Accepted papers with abstracts for Track B

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  1. Best paper in Track B
    John Fearnley and Marcin Jurdziński.  Reachability in Two-Clock Timed Automata is PSPACE-complete

    Abstract: A recent result by Haase et al. has shown that reachability in two-clock timed automata is log-space equivalent to reachability in bounded one-counter automata. We show that reachability in bounded one-counter automata is PSPACE-complete.
  2. Best student paper in Track B
    Nicolas Basset.  A maximal entropy stochastic process for a timed automaton

    Abstract: Several ways of assigning probabilities to runs of timed automata (TA) have been proposed recently. When only the TA is given, a relevant question is to design a probability distribution which represents in the best possible way the runs of the TA. This question does not seem to have been studied yet. We give an answer to it using a maximal entropy approach. We introduce our variant of stochastic model, the stochastic process over runs which permits to simulate random runs of any given length with a linear number of atomic operations. We adapt the notion of Shannon (continuous) entropy to such processes. Our main contribution is an explicit formula defining a process $Y^*$ which maximizes the entropy. This formula is an adaptation of the so-called Shannon-Parry measure to the timed automata setting. The process $Y^*$ has the nice property to be ergodic. As a consequence it has the asymptotic equipartition property and thus the random sampling wrt. $Y^*$ is quasi uniform.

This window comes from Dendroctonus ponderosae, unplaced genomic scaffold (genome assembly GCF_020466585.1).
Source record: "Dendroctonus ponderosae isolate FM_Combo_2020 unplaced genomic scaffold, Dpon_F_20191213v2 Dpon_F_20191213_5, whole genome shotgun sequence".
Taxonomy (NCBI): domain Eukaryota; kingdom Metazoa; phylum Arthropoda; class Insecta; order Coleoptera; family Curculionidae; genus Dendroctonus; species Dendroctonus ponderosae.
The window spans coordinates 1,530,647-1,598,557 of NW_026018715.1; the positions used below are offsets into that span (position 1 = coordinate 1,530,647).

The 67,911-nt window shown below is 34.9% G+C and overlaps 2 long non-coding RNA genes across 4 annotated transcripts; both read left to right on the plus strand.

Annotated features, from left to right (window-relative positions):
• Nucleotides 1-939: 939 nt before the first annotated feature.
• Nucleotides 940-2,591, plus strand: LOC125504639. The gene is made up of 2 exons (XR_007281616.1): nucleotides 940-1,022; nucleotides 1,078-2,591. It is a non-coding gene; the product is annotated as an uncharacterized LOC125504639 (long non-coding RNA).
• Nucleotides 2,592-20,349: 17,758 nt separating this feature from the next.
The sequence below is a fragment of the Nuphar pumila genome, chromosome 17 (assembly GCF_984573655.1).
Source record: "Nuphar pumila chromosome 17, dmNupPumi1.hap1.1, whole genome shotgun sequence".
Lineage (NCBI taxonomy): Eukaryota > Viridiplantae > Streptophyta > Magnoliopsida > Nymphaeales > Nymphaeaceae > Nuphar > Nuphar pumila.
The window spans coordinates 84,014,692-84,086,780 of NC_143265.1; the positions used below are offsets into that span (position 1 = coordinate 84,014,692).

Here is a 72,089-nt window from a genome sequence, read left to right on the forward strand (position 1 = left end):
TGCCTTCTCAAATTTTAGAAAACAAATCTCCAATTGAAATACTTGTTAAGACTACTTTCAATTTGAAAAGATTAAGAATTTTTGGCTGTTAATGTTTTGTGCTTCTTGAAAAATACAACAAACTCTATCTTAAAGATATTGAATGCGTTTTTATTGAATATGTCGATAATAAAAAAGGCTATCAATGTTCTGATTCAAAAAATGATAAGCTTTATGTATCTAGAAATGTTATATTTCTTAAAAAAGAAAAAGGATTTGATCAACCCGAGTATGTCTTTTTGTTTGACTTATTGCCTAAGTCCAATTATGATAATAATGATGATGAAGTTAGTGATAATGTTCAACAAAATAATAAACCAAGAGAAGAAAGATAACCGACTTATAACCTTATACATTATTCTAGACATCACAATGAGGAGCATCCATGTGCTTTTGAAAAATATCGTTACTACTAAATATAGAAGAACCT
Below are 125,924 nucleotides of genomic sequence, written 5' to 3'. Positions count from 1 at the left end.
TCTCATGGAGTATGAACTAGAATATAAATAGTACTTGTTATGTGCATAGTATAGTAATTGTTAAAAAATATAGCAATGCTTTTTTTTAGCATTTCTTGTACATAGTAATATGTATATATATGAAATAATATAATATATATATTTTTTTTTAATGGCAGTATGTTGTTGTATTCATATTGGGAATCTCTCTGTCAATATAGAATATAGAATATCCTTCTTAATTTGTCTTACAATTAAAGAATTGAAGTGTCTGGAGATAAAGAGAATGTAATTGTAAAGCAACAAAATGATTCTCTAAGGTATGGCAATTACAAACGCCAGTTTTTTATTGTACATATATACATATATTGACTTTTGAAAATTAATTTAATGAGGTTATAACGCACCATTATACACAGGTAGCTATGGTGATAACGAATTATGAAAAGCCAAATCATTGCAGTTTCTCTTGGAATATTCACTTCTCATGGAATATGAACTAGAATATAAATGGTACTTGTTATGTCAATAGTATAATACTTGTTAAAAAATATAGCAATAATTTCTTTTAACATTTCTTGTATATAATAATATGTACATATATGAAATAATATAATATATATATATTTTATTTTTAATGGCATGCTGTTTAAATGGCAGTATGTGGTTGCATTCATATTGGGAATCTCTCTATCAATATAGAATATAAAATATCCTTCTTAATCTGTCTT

3. Marcus Gelderie.  Strategy Composition in Compositional Games